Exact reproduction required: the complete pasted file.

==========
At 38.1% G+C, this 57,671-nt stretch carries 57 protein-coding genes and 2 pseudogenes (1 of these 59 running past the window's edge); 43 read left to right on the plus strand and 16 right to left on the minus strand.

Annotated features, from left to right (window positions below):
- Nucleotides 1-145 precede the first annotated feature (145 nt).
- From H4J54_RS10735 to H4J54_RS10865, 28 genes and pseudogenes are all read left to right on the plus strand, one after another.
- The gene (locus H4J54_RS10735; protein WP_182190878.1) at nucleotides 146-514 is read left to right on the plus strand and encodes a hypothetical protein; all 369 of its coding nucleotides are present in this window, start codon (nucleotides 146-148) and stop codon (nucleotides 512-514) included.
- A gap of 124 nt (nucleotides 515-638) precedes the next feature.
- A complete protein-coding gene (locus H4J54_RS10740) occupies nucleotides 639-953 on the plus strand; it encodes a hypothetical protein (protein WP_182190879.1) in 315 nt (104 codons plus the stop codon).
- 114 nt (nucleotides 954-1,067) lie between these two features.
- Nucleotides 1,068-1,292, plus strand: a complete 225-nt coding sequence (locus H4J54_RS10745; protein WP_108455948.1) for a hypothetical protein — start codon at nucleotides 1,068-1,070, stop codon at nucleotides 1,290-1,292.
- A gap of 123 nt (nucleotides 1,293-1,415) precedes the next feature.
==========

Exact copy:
At 38.1% G+C, this 57,671-nt stretch carries 57 protein-coding genes and 2 pseudogenes (1 of these 59 running past the window's edge); 43 read left to right on the plus strand and 16 right to left on the minus strand.

Annotated features, from left to right (window positions below):
- Nucleotides 1-145 precede the first annotated feature (145 nt).
- From H4J54_RS10735 to H4J54_RS10865, 28 genes and pseudogenes are all read left to right on the plus strand, one after another.
- The gene (locus H4J54_RS10735; protein WP_182190878.1) at nucleotides 146-514 is read left to right on the plus strand and encodes a hypothetical protein; all 369 of its coding nucleotides are present in this window, start codon (nucleotides 146-148) and stop codon (nucleotides 512-514) included.
- A gap of 124 nt (nucleotides 515-638) precedes the next feature.
- A complete protein-coding gene (locus H4J54_RS10740) occupies nucleotides 639-953 on the plus strand; it encodes a hypothetical protein (protein WP_182190879.1) in 315 nt (104 codons plus the stop codon).
- 114 nt (nucleotides 954-1,067) lie between these two features.
- Nucleotides 1,068-1,292, plus strand: a complete 225-nt coding sequence (locus H4J54_RS10745; protein WP_108455948.1) for a hypothetical protein — start codon at nucleotides 1,068-1,070, stop codon at nucleotides 1,290-1,292.
- A gap of 123 nt (nucleotides 1,293-1,415) precedes the next feature.